I think wooded parkruns are my favourite kind of events; they’re so beautiful and interesting. Delamere parkrun did not disappoint. It is a lollipop shape, which incorporates a short out and back at the start and finish, with a lap of the lake in the middle. There’s even a bonus gruffalo on the route – look out for him! A decent amount of parking, with a cafe and toilets on site, and a short walk to the start.
Neither Dan nor I liked this event the first time we visited because it’s the hardest course we’ve done. It’s three laps starting from the leisure centre with an uphill start and an uphill finish – really! – with a lot of it on grass. It feels interminable. We tackled it initially with our toddler in the buggy and the dog for company – big mistake – and it took us nearly two years to gear ourselves up to go back (empty handed the next time) and while we still found it tough, I knocked over 9 minutes off that original course PB. It’s still not what I would class as a PB course, with 7 hills up and down although the small field makes it attractive for a good placing and you will always get a warm welcome. Worth a visit and great cross country training.
Haigh Woodland parkrun
I love this event. It’s set in the beautiful Haigh Woodland in Wigan and is a one lap course. The first half is downhill, which means the second half is all uphill, so do be prepared for that, but it is a beautiful setting.
Humber Bridge parkrun
I took my daughter in her buggy, and the dog with me to this event so I wasn’t expecting a quick time – I was there for the tourism with some friends. What I wasn’t expecting however was just how muddy it would be. My buggy needed mudguards, and by the end of it I was covered with a spattering of mud but what a fun course. It’s 3 laps, but what a beautiful route. Set deep in the valley of Humber Bridge country park, this parkrun is really easy to get to straight off the Humber Bridge, with lots of parking. There’s also a pub just round the corner which does a fantastic breakfast!
I confess I headed to Knowsley because I was desperate for a 1st place finish (sad, I know!) and I knew it was a small event, being so new, and a relatively easy course. It’s two laps, and it appeared I was on good form as I placed first lady, and 8th overall, so I was not disappointed. The team is really friendly, and I had a nice chat with them afterwards. My tourist cow cowl also always proves a nice icebreaker when I’m at an event on my own.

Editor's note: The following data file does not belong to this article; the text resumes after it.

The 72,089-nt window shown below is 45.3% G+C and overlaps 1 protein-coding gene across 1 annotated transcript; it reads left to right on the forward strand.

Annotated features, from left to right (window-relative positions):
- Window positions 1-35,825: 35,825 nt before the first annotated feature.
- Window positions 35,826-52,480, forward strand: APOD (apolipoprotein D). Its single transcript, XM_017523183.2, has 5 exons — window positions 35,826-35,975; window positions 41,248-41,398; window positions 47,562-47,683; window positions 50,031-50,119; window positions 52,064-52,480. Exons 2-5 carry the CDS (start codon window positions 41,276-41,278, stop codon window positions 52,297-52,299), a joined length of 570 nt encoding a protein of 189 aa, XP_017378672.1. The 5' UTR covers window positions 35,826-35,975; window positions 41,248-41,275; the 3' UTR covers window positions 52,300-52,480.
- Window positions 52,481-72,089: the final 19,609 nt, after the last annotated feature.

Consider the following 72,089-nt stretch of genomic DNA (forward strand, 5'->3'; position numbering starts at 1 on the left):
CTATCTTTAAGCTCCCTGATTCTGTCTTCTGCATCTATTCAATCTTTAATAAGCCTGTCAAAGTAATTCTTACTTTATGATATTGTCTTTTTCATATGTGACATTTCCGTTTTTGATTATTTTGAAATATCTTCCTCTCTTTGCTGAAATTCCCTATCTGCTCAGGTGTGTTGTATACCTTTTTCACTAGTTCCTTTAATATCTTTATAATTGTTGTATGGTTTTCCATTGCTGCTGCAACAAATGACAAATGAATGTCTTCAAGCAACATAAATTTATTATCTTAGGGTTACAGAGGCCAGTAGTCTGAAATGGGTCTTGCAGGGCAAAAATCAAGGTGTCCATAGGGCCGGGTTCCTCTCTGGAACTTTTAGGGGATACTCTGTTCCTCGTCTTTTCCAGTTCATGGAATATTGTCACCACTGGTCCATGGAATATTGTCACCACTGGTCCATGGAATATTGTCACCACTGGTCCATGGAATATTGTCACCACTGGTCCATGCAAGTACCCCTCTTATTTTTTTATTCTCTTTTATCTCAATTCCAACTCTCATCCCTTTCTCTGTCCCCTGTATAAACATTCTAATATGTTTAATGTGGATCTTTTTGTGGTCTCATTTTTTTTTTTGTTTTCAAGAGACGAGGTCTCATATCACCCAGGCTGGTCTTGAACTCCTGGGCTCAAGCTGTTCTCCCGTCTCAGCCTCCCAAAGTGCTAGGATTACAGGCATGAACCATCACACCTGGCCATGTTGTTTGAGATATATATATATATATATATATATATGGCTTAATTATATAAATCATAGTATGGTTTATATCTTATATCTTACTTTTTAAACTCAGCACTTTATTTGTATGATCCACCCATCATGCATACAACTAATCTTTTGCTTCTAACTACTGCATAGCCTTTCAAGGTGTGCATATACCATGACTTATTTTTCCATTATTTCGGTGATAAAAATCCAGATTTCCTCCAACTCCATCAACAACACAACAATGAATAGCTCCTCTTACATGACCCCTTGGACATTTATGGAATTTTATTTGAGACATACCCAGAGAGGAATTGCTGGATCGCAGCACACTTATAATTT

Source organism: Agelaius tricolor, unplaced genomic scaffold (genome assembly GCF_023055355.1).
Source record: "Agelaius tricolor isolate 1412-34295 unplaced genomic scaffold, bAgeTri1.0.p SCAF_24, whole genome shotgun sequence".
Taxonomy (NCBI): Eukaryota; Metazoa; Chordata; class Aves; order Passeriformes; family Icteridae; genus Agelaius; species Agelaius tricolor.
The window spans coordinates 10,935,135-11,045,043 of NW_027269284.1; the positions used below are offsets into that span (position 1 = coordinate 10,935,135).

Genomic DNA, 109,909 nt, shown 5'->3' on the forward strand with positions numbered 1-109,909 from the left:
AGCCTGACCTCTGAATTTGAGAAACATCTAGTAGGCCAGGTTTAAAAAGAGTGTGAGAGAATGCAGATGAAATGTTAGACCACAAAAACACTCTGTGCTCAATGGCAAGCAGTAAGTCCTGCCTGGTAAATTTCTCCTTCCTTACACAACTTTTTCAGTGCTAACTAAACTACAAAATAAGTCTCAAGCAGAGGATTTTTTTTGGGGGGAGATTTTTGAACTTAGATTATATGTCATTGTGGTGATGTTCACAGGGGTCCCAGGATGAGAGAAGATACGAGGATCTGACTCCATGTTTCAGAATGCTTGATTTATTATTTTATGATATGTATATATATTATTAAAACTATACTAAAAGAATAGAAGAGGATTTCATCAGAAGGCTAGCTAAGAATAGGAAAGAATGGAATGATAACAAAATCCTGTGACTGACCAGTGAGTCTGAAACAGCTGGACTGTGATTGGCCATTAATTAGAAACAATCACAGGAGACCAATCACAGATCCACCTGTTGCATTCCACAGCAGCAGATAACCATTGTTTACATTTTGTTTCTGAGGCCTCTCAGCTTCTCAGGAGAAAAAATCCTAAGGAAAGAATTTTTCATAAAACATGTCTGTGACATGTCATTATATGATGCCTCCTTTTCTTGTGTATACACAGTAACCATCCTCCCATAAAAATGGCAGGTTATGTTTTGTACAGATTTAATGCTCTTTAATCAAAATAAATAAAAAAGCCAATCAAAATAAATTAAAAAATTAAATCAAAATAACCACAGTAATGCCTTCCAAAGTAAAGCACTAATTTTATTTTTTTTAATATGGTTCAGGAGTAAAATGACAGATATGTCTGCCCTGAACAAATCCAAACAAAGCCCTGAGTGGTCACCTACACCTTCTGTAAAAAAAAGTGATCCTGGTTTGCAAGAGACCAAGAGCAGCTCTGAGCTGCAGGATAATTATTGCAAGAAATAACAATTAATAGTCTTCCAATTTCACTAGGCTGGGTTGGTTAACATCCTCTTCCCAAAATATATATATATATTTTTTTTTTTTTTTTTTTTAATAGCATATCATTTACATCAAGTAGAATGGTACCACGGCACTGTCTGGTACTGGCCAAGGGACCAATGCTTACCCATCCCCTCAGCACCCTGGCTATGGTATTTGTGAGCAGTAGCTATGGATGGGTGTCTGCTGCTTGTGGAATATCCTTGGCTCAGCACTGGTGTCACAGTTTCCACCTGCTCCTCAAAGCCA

My home parkrun, although not my original home (which was Newark). Lincoln is the place I feel most at home and know the most people, so it was naturally the event I chose to celebrate my 100th parkrun at in early 2017. I’ve been parkrunning at Lincoln almost since it opened, but because I love touring, I probably average a Lincoln parkrun maybe once every 6-8 weeks. It’s a fast course, but it is 3 laps around Boultham lake and through the woods, and because of the numbers of runners it now attracts, it can be difficult to run at your full potential, especially on laps two and three. That said, my current PB is held at Lincoln although I will, as always, try to break it elsewhere whenever I find myself at a fast, flat parkrun. Lincoln has a great core team who volunteer most weeks, and a real friendly, community feel. It’s worth a visit if you’re PB hunting – just be sure to start at the front so you can get across that first bridge without having to walk.
Melton Mowbray parkrun
I’ve been to do this parkrun a few times now as it’s a great challenging event, set in the beautiful Melton country park. The challenge is in the hill, which you have to summit twice, but in return you have a fantastically fun downhill. I’ve only ever done this event with pre-schooler, buggy, and dog in tow, so I’m not sure whether it’s a quick parkrun or not as I can’t compare it fairly, however it is certainly great fun! Go and try it!